But what if the unbeliever is unwilling to stay in the marriage. Paul addresses that in verse 15. Look at that with me. If the unbeliever separates and divorces, then the believer is free. Although not all agree, I believe that they are then free to remarry a believer. That seems to be what Paul would mean by not enslaved. Again, divorce is not commanded or even encouraged here, but it is permitted for the sake of peace. A further reasons is given in verse 16. Look at that with me. It seems that Paul is pointing out that trying to remain in a marriage where the unbeliever wants to leave will not necessarily result in their salvation. Of course, on the positive side, Paul could be encouraging the believers to remain when they can in hopes that they can lead their spouse to the Lord. Either way, the believer should remain when they can, but not feel obligated to stay when the spouse chooses to leave.

In short, Paul tells the married to continue in their marriage and to continue having sex in their marriage. I encourage every couple to talk about that this very week. Many relationships get spoiled and many temptations are introduced by a lack of communication and obedience in this area. For the sake of your spouse, have that conversation this week. For those unmarried, Paul encourages you to see your circumstances as a gift. Even though that is hard to do, it is the right approach and we will look at further reasons for this next week.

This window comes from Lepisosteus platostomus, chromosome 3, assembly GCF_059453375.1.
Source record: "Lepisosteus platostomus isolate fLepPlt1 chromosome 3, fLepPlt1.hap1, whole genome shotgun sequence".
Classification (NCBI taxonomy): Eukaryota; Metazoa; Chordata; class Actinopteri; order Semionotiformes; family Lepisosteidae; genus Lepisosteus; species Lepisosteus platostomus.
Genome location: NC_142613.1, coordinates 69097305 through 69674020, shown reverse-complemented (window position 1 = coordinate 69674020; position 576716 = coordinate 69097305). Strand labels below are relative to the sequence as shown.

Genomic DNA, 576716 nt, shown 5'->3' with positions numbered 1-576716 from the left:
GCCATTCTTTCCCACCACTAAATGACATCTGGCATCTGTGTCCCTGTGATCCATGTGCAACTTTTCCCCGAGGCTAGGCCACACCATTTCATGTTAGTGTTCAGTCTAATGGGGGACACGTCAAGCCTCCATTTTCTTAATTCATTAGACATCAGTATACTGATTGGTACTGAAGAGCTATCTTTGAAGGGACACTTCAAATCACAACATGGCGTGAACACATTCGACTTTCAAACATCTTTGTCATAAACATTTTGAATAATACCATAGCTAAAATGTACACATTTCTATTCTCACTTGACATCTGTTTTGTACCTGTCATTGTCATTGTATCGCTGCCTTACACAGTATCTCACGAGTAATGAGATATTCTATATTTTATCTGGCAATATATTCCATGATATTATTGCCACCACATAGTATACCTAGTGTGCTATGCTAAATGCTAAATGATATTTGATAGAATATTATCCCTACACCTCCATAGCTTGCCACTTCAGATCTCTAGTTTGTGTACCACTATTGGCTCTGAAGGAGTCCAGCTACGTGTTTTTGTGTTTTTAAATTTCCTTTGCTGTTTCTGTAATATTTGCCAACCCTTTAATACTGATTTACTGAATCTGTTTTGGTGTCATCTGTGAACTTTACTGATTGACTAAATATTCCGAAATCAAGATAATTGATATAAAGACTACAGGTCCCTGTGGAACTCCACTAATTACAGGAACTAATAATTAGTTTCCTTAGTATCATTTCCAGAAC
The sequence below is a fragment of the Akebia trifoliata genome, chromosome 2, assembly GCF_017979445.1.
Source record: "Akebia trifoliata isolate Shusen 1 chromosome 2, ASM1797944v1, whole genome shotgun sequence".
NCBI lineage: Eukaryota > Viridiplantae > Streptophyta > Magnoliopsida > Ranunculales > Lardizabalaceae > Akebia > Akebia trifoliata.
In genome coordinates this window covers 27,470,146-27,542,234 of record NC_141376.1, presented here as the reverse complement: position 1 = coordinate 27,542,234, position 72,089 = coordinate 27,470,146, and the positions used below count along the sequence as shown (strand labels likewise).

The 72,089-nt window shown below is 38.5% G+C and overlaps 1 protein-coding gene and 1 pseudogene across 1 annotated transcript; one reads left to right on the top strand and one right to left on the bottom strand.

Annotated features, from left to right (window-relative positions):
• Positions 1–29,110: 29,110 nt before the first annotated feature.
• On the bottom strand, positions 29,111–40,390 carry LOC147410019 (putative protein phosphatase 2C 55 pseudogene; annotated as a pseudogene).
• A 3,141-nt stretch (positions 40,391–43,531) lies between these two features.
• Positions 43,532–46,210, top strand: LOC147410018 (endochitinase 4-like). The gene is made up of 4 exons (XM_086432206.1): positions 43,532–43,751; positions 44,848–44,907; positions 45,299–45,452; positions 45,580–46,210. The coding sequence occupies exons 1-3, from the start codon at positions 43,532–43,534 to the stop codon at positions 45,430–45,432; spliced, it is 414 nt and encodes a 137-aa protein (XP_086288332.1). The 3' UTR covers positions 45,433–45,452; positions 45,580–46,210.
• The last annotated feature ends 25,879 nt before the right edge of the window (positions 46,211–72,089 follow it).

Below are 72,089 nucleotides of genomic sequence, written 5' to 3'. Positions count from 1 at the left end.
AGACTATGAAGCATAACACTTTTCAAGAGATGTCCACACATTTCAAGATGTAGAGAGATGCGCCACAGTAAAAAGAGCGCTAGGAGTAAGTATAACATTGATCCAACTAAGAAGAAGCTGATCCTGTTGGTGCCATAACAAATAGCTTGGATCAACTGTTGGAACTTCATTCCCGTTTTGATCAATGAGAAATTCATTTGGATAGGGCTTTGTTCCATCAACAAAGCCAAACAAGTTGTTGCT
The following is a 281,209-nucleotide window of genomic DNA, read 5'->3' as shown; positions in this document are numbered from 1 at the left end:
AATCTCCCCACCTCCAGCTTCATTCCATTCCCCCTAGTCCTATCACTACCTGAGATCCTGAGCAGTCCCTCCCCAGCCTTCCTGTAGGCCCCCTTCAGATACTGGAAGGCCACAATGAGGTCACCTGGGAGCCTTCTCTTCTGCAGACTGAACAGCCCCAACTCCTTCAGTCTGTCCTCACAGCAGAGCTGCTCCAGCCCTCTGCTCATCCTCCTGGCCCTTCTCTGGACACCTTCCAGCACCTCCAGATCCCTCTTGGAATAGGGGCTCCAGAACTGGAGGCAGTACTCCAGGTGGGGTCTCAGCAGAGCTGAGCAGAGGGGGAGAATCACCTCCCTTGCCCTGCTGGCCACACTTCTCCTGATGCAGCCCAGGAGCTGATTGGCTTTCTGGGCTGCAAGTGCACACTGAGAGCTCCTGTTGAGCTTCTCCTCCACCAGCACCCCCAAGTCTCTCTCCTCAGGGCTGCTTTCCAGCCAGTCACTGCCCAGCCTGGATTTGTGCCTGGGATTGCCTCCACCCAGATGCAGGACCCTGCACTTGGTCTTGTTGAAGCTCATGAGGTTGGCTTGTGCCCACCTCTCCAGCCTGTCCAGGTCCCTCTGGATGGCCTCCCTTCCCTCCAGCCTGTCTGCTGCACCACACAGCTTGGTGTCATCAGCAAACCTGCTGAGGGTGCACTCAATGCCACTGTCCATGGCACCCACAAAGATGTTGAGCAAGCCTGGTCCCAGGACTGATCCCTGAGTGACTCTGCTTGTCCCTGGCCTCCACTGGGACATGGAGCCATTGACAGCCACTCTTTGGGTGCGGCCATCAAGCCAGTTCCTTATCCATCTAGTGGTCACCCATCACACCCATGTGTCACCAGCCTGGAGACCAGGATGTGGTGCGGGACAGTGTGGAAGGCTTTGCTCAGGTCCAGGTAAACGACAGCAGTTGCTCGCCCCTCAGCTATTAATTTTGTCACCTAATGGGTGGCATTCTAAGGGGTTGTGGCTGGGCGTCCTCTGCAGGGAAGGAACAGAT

In all of this, Paul encourages the believer to remain in their present circumstances if they can. He wants them to be content with who they are, which is what he argues in verses 17-24. Look at verses 20-24. Paul encourages them to be content in their current situations. But how? How can we find such contentment. We find our identity in Christ! He has bought us with the price of His own blood. Those who have turned from their sins and trusted in Him, belong to Him. Through faith in Him, our relational status no longer defines us. Are we married? Then we should use our marriage to glorify Him and point others to the gospel. Are we single? Then we should use our time and opportunities to lead others to Christ. When our identity rests in Him, then we can better live our lives for His glory. Whether married or single, may we do just that. Amen.

~ William Marshall ~


Last Updated ( Monday, 19 October 2015 )